As processors and memory systems get smaller, faster, better, and cheaper, the tradeoffs that we are currently making in the digitization process today will become totally unnecessary in the future, and furthermore these tradeoffs may rob our future of information that is important for future techniques and processes. A good example of this lies in the field of video digitization where several techniques for image compression are used. These techniques are deemed necessary for many applications at the current technological moment because computer memory is too expensive and processors and busses are too slow to deal with the onslaught of uncompressed data. Although some systems can store uncompressed video, these systems are very expensive and store very short amounts of information - usually numbered in seconds, not hours. Furthermore, the compression used in video is termed "lossy" compression, meaning that it is OK throw away some of the information (this is a very different process from normal data file compression whereby all of the information is retained). Lossy compression tries to throw out redundant or visually "unimportant" information to reduce the amount and speed of information represented in a picture. It is, however, precisely this thrown out information that is used in digital noise reduction which relies on high frequency information for signal reconstruction and improvement. Once this information is compressed and thrown away, it is no more. Manufacturers selling these systems often compare the visual quality to analog formats, when the reality is that compressed video systems are using an entirely different series of techniques to store and retrieve picture information. So how good is good enough? What level of compression and which compression algorithm is currently the best? Each of the manufactures will happily tell you that theirs is.

If that were not bad enough, the results of those using supposedly the same compression techniques are widely different. Pictures compressed with JPEG (a very popular lossy compression technique) vary significantly between different manufacturers systems due to the specific implementation. Further, in motion JPEG used in video compression, individual frames may have different compression ratios so that individual frames content and perceived quality can vary widely depending on the content of the frame as well as the ability of the processor to keep up the ocean of information presented for it to very quickly digestion. Different compression algorithms have different artifacts, some of them are apparent in the first generation, and some of them take many generations to appear. Some artifacts effect the detail within the image, and some effect the apparent motion of the image. And everyone will agree that it is not a good idea to compress a picture that is already compressed using a lossy compression technique - a process akin to cutting a pointillist picture with a matte knife into very neat squares and only keeping the average color values in each square.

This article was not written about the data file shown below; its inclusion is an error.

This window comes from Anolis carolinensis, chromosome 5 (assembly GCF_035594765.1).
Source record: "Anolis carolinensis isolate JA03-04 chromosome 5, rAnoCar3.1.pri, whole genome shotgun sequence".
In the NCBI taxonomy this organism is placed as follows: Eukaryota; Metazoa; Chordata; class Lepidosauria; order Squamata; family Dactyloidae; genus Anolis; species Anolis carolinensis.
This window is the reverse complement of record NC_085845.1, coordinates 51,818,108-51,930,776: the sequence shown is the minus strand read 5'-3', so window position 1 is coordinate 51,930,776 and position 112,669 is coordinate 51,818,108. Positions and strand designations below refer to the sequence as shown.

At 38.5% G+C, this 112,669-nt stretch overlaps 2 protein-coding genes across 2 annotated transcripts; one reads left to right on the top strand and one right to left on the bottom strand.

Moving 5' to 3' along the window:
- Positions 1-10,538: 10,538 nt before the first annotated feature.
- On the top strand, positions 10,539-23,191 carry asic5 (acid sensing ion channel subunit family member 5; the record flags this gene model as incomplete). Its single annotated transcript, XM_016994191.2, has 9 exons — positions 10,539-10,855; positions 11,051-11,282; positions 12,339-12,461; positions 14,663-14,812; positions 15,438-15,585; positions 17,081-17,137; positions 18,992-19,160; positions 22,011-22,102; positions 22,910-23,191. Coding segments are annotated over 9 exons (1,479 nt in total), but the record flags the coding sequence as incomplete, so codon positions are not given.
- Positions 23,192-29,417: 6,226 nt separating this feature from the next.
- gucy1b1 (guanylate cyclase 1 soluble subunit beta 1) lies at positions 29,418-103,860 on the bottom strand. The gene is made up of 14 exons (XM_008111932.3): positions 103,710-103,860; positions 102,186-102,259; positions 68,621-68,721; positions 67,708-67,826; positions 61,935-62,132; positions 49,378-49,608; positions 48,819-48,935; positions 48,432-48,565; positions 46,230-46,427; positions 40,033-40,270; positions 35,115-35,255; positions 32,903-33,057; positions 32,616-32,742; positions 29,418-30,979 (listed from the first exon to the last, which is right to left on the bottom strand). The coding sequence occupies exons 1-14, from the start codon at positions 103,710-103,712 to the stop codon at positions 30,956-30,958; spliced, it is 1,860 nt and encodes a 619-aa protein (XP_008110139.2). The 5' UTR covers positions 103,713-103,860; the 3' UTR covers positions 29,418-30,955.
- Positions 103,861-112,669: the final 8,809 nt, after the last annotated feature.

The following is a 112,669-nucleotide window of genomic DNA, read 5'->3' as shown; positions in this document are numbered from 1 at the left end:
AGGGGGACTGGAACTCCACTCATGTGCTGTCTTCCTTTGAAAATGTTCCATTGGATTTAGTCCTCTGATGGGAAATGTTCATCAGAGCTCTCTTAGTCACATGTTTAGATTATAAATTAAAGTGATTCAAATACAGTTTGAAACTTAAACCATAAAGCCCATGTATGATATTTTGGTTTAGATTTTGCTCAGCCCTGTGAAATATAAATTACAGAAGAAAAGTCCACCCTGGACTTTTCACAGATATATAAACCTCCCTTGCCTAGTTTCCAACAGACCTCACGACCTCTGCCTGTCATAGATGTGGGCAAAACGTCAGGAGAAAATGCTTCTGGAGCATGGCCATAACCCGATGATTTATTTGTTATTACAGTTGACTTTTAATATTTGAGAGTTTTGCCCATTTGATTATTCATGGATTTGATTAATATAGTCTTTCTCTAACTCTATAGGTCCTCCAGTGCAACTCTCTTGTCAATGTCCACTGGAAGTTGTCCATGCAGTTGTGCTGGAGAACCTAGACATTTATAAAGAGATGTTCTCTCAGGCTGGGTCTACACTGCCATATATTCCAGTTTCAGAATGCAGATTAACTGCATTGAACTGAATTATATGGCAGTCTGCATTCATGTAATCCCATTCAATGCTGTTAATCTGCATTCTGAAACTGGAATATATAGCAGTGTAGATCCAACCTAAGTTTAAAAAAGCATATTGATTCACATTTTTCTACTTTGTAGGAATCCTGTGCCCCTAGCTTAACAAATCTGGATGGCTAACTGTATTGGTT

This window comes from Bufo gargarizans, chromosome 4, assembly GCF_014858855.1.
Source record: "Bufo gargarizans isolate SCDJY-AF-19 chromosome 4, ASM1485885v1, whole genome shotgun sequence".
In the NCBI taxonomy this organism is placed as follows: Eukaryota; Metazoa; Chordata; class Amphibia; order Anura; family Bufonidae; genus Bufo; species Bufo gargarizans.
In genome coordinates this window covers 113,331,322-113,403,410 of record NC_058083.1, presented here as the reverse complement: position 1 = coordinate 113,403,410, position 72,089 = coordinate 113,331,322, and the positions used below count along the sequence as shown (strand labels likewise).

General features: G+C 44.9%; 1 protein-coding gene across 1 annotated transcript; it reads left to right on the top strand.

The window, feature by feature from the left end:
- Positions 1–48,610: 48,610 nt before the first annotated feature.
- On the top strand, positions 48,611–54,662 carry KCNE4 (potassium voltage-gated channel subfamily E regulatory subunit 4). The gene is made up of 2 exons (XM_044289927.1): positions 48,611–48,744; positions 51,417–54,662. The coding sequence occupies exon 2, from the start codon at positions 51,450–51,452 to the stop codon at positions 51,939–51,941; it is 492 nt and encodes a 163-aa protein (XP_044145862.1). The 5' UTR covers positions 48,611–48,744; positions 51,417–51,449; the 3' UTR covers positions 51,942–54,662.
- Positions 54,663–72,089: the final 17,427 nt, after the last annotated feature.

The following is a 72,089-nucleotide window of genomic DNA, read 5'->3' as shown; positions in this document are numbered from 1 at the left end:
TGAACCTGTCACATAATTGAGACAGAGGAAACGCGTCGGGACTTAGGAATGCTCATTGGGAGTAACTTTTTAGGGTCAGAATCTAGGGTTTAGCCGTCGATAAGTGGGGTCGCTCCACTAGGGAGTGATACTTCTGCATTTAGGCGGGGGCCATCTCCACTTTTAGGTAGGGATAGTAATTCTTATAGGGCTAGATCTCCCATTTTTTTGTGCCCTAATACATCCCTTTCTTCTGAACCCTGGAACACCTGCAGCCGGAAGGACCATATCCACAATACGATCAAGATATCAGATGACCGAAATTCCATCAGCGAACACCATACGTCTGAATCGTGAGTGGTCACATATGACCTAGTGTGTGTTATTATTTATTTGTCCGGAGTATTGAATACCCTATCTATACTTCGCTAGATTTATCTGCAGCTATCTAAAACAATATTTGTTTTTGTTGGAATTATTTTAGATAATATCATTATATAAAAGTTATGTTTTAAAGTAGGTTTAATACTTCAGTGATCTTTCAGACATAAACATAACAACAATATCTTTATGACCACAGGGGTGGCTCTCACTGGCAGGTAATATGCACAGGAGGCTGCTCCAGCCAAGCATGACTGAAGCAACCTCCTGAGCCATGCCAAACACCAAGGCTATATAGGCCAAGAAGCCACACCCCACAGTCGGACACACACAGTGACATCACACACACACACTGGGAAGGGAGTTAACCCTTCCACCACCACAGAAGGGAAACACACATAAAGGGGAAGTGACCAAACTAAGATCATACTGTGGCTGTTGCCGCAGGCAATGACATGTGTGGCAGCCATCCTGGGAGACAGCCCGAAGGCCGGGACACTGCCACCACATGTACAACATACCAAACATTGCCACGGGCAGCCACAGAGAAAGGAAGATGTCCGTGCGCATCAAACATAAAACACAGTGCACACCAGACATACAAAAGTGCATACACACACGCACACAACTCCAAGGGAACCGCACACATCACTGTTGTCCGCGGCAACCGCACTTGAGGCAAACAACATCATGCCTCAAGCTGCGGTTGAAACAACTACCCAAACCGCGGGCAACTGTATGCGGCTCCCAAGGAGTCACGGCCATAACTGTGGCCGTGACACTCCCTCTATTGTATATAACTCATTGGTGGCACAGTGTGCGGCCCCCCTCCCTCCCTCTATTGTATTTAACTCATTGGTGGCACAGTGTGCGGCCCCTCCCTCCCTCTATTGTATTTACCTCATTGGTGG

One argument favoring digitization offers the theory that once the material has been digitized, it can be effortlessly and perfectly translated or migrated from one technology to the next. One article recently went so far as to suggest throwing out old equipment because digitized images can simply be migrated or translated over time to the new technologies that will be available in the future. An interesting and comforting thought, provided that there was a single migration path or technique for sampled data.... or any data, and that application software will be backward compatible forever in the future. One only needs to look at the current world of digital video. There are several competing companies offering digital encoders and decoders all translating to and from the same digital standard, and the prices of these systems can vary by the tens of thousands of dollars - similarly the picture quality can vary as well. Although there are standards in which the order of the information being transmitted is defined, how you encode and decode (or digitize) the video is NOT defined, but left to the market to determine. Going further, digital video converters between different standards (D2 to D1 for example) from different manufacturers are so different that the output actually looks different! How could this be if one could simply migrate one technology transparently to the next technology? File format translators are another huge problem, with some file formats not having enough information for other formats in which case one must "extrapolate" (or take a good guess) at what the data might be. There are currently several programs in the personal computer market that do nothing other than translate or migrate from one file format to another, an imperfect science at best due to the fact that newer file formats tend to have new features that did not exist on earlier versions of the software, and also tend to drop features that did not sell. Migration, then, is a far more complex issue then is immediately apparent.